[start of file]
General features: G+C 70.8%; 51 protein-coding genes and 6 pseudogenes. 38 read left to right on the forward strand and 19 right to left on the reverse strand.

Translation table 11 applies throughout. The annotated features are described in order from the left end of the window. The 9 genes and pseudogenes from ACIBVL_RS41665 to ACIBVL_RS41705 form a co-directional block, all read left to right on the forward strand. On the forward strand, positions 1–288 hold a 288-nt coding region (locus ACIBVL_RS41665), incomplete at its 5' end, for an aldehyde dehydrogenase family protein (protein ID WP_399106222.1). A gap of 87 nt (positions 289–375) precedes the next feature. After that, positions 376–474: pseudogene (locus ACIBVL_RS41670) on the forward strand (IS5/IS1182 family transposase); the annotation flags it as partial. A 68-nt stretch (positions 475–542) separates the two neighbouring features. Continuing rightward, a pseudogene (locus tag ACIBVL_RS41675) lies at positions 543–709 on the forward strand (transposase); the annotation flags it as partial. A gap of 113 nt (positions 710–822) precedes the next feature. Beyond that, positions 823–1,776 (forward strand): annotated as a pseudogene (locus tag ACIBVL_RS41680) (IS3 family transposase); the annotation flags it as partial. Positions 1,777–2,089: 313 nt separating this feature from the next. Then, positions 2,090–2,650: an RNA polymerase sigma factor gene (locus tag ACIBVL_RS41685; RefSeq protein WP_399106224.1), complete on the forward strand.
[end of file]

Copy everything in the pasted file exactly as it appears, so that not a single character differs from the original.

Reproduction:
General features: G+C 70.8%; 51 protein-coding genes and 6 pseudogenes. 38 read left to right on the forward strand and 19 right to left on the reverse strand.

Translation table 11 applies throughout. The annotated features are described in order from the left end of the window. The 9 genes and pseudogenes from ACIBVL_RS41665 to ACIBVL_RS41705 form a co-directional block, all read left to right on the forward strand. On the forward strand, positions 1–288 hold a 288-nt coding region (locus ACIBVL_RS41665), incomplete at its 5' end, for an aldehyde dehydrogenase family protein (protein ID WP_399106222.1). A gap of 87 nt (positions 289–375) precedes the next feature. After that, positions 376–474: pseudogene (locus ACIBVL_RS41670) on the forward strand (IS5/IS1182 family transposase); the annotation flags it as partial. A 68-nt stretch (positions 475–542) separates the two neighbouring features. Continuing rightward, a pseudogene (locus tag ACIBVL_RS41675) lies at positions 543–709 on the forward strand (transposase); the annotation flags it as partial. A gap of 113 nt (positions 710–822) precedes the next feature. Beyond that, positions 823–1,776 (forward strand): annotated as a pseudogene (locus tag ACIBVL_RS41680) (IS3 family transposase); the annotation flags it as partial. Positions 1,777–2,089: 313 nt separating this feature from the next. Then, positions 2,090–2,650: an RNA polymerase sigma factor gene (locus tag ACIBVL_RS41685; RefSeq protein WP_399106224.1), complete on the forward strand.